For 15 Years, America's Secret Nuclear Launch Codes Were "00000000"
Get started on your cybersecurity degree at American Military University.
By Wes O’Donnell
Managing Editor, InMilitary.com and InCyberDefense.com. U.S. Army and U.S. Air Force Veteran. Speaker and Veteran Advocate.
Some say that truth is often stranger than fiction. According to a 2004 memo by Dr. Bruce Blair, a former Minuteman missile launch control officer, the U.S. Strategic Air Command (SAC) once intentionally set the launch codes at all Minuteman nuclear missile silos in the U.S. to a series of eight zeroes.
SAC’s goal was to minimize the time it would take to launch a retaliatory nuclear missile strike against the Soviet Union in the event of World War III breaking out. After all, forcing young Air Force officers to dial in launch codes of eight random numbers would just waste good nukin’ time.
In 1962, President John F. Kennedy signed the National Security Action Memorandum 160, which required that every U.S. nuclear weapon be outfitted with a Permissive Action Link (PAL) to prevent unauthorized access to the weapons. This security measure was of particular concern in countries where the United States had stationed nuclear weapons, since the physical security of the weapons or even the stability of the host country could be in question.
JFK’s Nuclear Weapons PAL System Took Almost 20 Years to Be Activated
Despite Kennedy’s order, it would be nearly two decades before the PAL system was activated. Robert McNamara, JFK’s Secretary of Defense, supervised the installation of the PAL devices on Minuteman silos in the U.S.
However, according to Gizmodo, the Strategic Air Command greatly resented McNamara’s presence. Virtually as soon as McNamara left the Defense Department, the code to launch all 50 missiles was set to 00000000.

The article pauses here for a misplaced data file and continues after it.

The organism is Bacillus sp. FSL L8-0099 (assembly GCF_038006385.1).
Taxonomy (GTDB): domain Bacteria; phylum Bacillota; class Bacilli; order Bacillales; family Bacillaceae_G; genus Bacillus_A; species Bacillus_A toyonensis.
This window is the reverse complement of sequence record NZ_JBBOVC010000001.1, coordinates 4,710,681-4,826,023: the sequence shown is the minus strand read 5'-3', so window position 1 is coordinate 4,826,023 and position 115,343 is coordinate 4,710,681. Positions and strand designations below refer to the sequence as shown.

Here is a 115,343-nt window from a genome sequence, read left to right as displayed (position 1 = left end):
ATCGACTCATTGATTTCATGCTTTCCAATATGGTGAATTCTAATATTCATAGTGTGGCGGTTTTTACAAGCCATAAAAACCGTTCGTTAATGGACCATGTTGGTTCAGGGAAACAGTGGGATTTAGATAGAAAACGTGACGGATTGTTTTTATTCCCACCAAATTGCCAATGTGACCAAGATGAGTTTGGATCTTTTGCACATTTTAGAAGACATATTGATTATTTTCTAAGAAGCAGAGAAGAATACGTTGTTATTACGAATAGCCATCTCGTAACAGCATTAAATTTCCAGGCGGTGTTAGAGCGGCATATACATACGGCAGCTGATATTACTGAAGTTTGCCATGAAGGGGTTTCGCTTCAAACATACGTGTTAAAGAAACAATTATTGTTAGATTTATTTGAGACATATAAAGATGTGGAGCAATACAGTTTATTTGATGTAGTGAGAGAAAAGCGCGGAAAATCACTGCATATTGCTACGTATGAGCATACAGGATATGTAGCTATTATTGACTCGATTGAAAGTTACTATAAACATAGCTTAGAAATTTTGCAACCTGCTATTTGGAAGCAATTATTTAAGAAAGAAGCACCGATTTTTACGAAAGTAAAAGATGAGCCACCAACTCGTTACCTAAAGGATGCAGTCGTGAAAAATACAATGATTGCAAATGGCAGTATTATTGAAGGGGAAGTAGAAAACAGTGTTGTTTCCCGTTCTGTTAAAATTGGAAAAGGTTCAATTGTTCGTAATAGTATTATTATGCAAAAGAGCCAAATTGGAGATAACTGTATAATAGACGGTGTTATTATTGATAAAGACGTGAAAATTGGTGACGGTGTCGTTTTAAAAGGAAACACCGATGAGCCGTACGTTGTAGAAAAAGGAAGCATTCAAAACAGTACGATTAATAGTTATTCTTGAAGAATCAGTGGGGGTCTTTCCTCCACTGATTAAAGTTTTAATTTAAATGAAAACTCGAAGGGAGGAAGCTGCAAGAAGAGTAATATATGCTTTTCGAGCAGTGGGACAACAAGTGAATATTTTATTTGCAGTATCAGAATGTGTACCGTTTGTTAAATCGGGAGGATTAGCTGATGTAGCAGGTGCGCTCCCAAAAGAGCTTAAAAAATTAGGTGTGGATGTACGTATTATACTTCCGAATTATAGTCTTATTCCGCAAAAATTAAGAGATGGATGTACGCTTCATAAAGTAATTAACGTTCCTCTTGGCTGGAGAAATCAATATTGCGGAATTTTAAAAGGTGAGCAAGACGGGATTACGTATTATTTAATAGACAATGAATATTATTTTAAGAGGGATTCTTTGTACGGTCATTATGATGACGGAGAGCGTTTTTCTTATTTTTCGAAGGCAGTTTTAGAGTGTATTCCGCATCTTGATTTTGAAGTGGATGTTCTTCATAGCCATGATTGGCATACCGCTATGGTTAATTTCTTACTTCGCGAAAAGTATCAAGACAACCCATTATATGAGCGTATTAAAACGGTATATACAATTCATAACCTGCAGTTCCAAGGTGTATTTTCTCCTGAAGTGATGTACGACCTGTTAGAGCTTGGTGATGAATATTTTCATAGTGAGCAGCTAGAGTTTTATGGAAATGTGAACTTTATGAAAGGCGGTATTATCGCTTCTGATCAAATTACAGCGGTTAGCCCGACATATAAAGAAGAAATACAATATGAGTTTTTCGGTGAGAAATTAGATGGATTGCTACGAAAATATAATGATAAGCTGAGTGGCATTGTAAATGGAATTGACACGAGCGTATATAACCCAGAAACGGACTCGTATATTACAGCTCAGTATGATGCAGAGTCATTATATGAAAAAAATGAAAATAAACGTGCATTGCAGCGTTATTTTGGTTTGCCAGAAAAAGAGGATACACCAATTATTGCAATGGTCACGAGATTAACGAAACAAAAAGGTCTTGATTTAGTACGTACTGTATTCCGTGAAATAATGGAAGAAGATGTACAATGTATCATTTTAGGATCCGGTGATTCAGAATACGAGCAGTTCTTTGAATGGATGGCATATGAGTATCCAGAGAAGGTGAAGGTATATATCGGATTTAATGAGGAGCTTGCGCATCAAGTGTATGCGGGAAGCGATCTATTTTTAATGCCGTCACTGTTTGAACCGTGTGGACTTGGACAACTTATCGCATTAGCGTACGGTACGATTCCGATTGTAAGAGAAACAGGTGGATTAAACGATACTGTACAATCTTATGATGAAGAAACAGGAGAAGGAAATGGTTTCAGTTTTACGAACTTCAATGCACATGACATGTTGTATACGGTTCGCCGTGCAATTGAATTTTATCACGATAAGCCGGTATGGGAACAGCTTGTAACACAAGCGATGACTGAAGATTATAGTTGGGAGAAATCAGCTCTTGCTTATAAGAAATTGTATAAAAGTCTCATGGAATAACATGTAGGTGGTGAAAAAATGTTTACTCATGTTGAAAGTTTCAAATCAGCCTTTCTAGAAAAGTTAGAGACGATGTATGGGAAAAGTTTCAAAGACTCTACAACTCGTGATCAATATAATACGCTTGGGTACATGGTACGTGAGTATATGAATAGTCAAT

It is important to note that, although someone could gain access to a nuclear weapon with the 00000000 code, the process of arming the actual warhead was much more complex.
According to the National Museum of the Air Force, the process involved unlocking an “Emergency War Order” safe and then simultaneously turning two keys whose locks were 12 feet apart. Other parts of the arming process included inputting more launch codes that presumably weren’t eight zeros and the concurrence of another authority — either another launch control facility or an airborne command center — before the launch could proceed.
SAC Was in Direct Violation of Presidential Orders during Cold War
Perhaps most appalling from a security standpoint was not that the PAL codes were set to eight zeros, but that SAC was in direct violation of the orders of the Commander-in-Chief at the height of the Cold War, a time of extreme nuclear tension. The whole point of the PAL system was to prevent anyone from accessing or launching the nuclear weapons without presidential authority.
Despite the problems of implementing the PAL system in the U.S., security for nuclear warheads could have been worse. According to the BBC, the U.K.’s nuclear weapons were secured with bicycle locks as recently as 1997.
There were no pesky eight-digit codes or two-key systems. Instead, Britain’s nukes could be armed simply by inserting a bicycle lock key into the arming switch and turning it 90 degrees.
Today, the U.S. PAL system has been upgraded to the “Code Management System,” which came online in 2004 and achieves both efficiency and security. By now, the access codes have been changed and to something much more complex no doubt. Perhaps Password-123?